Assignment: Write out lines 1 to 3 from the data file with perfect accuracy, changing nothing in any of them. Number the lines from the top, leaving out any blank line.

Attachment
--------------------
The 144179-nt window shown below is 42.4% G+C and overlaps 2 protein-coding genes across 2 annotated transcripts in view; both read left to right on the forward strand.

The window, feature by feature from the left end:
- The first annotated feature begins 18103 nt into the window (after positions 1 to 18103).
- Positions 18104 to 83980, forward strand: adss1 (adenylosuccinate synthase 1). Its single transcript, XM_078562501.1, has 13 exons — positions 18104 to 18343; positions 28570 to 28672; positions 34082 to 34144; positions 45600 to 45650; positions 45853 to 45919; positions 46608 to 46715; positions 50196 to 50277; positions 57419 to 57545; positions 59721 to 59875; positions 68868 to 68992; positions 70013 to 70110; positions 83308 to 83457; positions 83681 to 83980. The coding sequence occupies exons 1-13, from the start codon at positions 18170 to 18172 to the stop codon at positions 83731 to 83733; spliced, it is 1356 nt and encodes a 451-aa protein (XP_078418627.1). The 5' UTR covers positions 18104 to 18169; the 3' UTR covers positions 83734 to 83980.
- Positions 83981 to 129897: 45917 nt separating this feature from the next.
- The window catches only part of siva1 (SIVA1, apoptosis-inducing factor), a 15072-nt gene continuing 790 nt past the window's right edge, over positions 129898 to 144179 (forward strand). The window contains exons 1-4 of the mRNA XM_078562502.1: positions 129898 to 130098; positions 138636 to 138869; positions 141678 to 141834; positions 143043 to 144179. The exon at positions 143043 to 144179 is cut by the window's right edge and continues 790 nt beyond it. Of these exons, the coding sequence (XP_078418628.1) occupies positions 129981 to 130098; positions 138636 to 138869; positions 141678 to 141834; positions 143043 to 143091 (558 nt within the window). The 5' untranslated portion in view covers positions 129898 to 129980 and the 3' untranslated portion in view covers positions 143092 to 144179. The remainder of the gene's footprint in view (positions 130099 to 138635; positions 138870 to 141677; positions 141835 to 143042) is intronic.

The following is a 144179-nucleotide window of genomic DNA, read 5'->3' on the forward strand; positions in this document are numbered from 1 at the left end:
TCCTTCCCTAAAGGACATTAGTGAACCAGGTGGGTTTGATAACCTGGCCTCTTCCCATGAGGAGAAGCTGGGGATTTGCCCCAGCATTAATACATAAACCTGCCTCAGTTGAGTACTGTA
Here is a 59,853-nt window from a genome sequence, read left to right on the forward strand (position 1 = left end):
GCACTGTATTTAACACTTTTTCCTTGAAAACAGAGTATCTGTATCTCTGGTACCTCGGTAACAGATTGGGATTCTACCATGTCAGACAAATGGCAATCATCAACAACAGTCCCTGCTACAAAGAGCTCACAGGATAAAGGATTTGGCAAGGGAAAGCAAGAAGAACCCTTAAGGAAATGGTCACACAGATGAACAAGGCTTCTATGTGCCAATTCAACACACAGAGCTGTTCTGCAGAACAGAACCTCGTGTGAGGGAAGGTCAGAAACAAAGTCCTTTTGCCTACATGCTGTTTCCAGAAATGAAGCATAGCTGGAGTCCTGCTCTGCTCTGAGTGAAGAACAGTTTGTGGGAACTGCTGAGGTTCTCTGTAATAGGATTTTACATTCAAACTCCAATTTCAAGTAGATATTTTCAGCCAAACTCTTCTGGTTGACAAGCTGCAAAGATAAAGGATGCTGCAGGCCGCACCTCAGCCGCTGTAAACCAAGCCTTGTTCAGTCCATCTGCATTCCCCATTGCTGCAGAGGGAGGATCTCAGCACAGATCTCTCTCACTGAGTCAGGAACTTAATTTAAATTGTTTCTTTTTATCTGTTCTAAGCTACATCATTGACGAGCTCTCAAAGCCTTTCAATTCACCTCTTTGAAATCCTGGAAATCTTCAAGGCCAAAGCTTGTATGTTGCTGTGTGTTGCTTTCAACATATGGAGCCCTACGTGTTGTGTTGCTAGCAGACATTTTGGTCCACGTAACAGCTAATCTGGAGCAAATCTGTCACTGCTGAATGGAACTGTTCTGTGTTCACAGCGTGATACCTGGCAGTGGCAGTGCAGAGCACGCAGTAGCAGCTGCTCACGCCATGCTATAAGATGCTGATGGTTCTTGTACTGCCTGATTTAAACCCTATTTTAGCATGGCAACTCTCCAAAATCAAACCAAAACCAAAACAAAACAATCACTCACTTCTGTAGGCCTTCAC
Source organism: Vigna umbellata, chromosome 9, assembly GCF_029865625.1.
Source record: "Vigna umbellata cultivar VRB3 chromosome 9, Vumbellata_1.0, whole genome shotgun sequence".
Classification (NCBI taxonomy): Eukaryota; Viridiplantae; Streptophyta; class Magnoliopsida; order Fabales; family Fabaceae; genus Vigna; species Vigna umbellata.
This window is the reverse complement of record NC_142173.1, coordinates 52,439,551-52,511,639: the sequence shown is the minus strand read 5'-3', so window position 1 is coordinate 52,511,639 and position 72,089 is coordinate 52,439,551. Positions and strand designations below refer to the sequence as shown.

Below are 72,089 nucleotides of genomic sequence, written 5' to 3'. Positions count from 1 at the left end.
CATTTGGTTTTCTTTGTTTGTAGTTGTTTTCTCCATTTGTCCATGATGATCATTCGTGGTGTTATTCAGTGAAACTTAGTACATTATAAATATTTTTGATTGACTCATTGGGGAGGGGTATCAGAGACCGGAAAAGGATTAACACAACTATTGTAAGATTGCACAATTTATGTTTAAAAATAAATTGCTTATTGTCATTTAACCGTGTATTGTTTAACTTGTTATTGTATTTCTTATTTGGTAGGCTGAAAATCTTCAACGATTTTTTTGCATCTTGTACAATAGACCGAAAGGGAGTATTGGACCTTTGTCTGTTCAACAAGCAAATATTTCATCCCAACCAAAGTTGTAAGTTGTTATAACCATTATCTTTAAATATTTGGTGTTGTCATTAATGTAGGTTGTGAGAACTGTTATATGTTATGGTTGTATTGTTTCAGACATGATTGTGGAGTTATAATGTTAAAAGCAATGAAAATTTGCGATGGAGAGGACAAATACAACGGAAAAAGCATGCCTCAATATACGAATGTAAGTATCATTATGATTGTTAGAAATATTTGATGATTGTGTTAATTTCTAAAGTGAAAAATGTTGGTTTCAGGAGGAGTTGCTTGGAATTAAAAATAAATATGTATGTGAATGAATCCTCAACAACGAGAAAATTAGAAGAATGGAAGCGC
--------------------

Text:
The 144179-nt window shown below is 42.4% G+C and overlaps 2 protein-coding genes across 2 annotated transcripts in view; both read left to right on the forward strand.

The window, feature by feature from the left end:
- The first annotated feature begins 18103 nt into the window (after positions 1 to 18103).